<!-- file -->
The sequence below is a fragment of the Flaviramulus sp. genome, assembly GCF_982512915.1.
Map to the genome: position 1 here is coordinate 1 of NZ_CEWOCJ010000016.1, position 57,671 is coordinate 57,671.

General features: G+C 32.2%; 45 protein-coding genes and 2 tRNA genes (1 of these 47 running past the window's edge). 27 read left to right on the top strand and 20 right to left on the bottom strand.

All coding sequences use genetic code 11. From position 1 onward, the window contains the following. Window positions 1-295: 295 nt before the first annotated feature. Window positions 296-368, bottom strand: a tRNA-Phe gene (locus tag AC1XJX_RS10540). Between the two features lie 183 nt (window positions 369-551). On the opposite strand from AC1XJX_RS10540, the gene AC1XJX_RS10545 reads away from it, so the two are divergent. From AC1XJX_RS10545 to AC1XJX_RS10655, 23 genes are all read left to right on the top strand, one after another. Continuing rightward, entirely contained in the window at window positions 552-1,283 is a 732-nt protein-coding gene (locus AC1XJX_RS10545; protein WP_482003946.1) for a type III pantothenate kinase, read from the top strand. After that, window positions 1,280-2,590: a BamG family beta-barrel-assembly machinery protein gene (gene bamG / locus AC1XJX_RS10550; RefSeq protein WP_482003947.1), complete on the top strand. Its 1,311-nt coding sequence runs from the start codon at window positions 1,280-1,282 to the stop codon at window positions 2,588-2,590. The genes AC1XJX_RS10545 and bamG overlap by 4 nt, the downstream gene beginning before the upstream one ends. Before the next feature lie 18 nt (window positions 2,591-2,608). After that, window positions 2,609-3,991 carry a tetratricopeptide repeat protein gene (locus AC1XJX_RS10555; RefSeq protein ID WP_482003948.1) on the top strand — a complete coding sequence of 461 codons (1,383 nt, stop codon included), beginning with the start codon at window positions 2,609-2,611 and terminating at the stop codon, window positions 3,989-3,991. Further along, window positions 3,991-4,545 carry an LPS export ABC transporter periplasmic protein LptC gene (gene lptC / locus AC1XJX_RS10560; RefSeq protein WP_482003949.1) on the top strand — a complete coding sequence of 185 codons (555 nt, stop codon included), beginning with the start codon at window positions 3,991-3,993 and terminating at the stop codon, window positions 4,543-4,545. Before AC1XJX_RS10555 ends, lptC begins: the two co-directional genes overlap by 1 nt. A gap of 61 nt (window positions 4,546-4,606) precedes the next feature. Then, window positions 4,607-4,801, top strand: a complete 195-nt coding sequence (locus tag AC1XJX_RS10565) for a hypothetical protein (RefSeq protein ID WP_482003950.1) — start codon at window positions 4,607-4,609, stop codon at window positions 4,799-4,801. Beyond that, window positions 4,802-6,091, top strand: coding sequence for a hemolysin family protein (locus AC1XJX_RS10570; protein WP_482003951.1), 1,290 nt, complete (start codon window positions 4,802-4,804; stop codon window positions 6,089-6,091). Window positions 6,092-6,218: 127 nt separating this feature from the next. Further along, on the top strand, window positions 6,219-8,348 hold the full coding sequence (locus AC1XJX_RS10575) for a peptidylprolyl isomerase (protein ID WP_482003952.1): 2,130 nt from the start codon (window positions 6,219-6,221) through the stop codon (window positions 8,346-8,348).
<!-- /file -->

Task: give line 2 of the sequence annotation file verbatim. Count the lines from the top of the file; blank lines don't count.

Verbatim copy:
Map to the genome: position 1 here is coordinate 1 of NZ_CEWOCJ010000016.1, position 57,671 is coordinate 57,671.